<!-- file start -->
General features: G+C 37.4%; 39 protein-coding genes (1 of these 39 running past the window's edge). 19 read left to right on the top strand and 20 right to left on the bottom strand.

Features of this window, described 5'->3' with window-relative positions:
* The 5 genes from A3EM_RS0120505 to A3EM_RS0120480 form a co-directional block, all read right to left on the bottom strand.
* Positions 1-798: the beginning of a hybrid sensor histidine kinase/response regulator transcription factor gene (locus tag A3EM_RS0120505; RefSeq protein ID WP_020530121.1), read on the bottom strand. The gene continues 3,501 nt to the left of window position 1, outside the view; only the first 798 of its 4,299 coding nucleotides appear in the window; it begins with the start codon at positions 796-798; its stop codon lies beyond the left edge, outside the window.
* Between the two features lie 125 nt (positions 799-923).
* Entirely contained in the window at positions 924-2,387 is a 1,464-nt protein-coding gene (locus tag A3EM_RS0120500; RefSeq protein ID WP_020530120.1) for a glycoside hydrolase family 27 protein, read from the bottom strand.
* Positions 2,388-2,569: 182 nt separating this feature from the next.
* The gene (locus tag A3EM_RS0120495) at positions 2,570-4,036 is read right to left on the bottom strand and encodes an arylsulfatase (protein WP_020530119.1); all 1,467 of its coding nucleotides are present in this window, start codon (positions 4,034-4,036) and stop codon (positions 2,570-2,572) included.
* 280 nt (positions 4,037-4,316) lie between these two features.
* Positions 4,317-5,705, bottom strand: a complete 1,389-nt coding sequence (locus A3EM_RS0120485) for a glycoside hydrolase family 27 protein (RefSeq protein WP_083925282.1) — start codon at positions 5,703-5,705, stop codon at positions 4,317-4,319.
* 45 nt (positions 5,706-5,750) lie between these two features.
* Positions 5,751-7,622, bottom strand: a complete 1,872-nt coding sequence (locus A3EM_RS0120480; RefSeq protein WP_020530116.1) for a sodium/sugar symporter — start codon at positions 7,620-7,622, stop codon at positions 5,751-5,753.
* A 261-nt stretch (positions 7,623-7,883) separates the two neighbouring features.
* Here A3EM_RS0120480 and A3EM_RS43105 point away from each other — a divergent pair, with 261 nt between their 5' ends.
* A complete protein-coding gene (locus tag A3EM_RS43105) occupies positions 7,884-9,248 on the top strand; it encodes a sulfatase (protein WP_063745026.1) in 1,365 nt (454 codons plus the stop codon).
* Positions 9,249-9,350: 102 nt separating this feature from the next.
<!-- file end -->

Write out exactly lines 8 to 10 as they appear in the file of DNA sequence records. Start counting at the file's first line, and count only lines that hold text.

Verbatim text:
* The gene (locus tag A3EM_RS0120495) at positions 2,570-4,036 is read right to left on the bottom strand and encodes an arylsulfatase (protein WP_020530119.1); all 1,467 of its coding nucleotides are present in this window, start codon (positions 4,034-4,036) and stop codon (positions 2,570-2,572) included.
* 280 nt (positions 4,037-4,316) lie between these two features.
* Positions 4,317-5,705, bottom strand: a complete 1,389-nt coding sequence (locus A3EM_RS0120485) for a glycoside hydrolase family 27 protein (RefSeq protein WP_083925282.1) — start codon at positions 5,703-5,705, stop codon at positions 4,317-4,319.